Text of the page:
1970 was their 50th season in the Green Bay Packers season National Football League. The club posted a 6–8 record under coach Phil Bengtson, his last at the helm, earning them a third-place finish in the NFC Central division.
Offseason [ edit ]
The Packers' 1970 season began in a state of mourning. After a summer in and out of
Georgetown Hospital, Vince Lombardi succumbed to cancer on September 3, at the age of 57. Over 3,500 people attended Lombardi's funeral, including pallbearers Bart Starr, Paul Hornung and Willie Davis. Three days after his death, NFL commissioner Pete Rozelle announced that the Super Bowl trophy would be renamed in Lombardi's honor.
1970 NFL draft [ edit ]
In the 1970 NFL draft, the Packers used their two picks in the first-round to choose
Mike McCoy and Rich McGeorge. In total, the Packers selected 20 players in the draft, nine of those being in the first seven rounds. [1 ]
Regular season [ edit ]
Schedule [ edit ]
The Packers finished 6–8 in the regular season, failing to reach the playoffs.
Lambeau Field* 0–1
Lambeau Field 1–1
Milwaukee County Stadium* 2–1
San Diego Chargers
San Diego Stadium 3–1
Los Angeles Rams
Lambeau Field 3–2
Milwaukee County Stadium 4–2
San Francisco 49ers
Kezar Stadium 4–3
Milwaukee County Stadium 4–4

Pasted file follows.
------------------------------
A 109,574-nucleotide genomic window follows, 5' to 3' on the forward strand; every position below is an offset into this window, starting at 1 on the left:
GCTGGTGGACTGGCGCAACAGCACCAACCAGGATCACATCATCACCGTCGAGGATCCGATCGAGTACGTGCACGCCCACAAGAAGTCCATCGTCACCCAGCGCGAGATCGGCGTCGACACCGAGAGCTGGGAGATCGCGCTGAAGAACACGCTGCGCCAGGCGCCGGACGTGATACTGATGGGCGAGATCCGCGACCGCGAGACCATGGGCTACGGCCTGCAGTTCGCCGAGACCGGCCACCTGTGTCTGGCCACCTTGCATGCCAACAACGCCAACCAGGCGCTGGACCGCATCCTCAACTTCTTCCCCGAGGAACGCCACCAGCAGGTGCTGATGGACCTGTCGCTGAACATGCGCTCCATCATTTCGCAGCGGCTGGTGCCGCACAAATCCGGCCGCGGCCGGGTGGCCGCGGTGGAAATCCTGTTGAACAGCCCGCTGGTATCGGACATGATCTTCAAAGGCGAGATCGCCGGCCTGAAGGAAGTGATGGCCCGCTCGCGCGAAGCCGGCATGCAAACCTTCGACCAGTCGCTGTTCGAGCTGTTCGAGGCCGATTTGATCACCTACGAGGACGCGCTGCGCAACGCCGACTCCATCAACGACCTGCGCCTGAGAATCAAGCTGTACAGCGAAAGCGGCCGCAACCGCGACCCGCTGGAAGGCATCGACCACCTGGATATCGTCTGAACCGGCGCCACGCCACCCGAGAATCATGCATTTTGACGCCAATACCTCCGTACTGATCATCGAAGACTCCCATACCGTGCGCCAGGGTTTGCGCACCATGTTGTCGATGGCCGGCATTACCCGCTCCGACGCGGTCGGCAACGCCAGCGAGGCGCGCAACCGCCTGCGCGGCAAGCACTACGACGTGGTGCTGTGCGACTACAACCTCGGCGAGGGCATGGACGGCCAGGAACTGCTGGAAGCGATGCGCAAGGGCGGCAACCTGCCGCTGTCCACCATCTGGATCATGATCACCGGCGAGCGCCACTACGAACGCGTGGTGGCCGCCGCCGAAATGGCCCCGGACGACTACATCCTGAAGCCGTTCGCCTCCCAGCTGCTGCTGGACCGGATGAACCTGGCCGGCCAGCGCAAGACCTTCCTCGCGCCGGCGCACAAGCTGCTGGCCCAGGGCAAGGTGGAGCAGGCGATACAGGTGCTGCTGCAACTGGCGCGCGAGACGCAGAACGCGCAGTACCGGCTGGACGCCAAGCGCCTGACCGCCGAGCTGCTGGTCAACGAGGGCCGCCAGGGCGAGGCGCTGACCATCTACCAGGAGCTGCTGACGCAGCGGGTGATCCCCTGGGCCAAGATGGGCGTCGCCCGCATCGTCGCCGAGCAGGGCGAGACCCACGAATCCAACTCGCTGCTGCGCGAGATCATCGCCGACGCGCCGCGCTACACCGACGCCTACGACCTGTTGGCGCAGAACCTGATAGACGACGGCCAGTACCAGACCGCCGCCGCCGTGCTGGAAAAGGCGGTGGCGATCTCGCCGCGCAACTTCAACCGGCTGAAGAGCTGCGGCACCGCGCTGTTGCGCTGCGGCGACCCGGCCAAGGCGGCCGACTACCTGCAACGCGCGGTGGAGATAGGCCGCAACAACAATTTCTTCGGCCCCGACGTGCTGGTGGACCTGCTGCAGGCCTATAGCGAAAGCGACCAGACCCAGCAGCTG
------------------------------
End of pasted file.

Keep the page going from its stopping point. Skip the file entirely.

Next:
Lambeau Field 5–4
Metropolitan Stadium 5–5
Cotton Bowl 5–6
Three Rivers Stadium 6–6
Wrigley Field 6–7
Tiger Stadium 6–8
*Both Lambeau Field and Milwaukee County Stadium were home fields for the Packers.
Standings [ edit ]
Note: Tie games were not officially counted in the standings until 1972.
Post season [ edit ]
After a turbulent season filled with labor disputes, blowout losses, and the final merger of the
AFL and NFL, the Packers had only their second losing season since 1959. Thoroughly frustrated, Phil Bengtson resigned two days after being shut out in the season finale against the Detroit Lions. Disappointed with Bengston's overall 20–21–1 record during three seasons as Vince Lombardi's handpicked successor, it was obvious the organization and the community craved the high standards of winning established a decade earlier.
The 1970 season was also the final season of
Forrest Gregg as a Packer, a year later he returned home to play for the Dallas Cowboys where he joined his own teammate Herb Adderley.
Statistical leaders [ edit ]
The following players led the Packers in the following statistical categories in 1970.
References [ edit ]
External links [ edit ]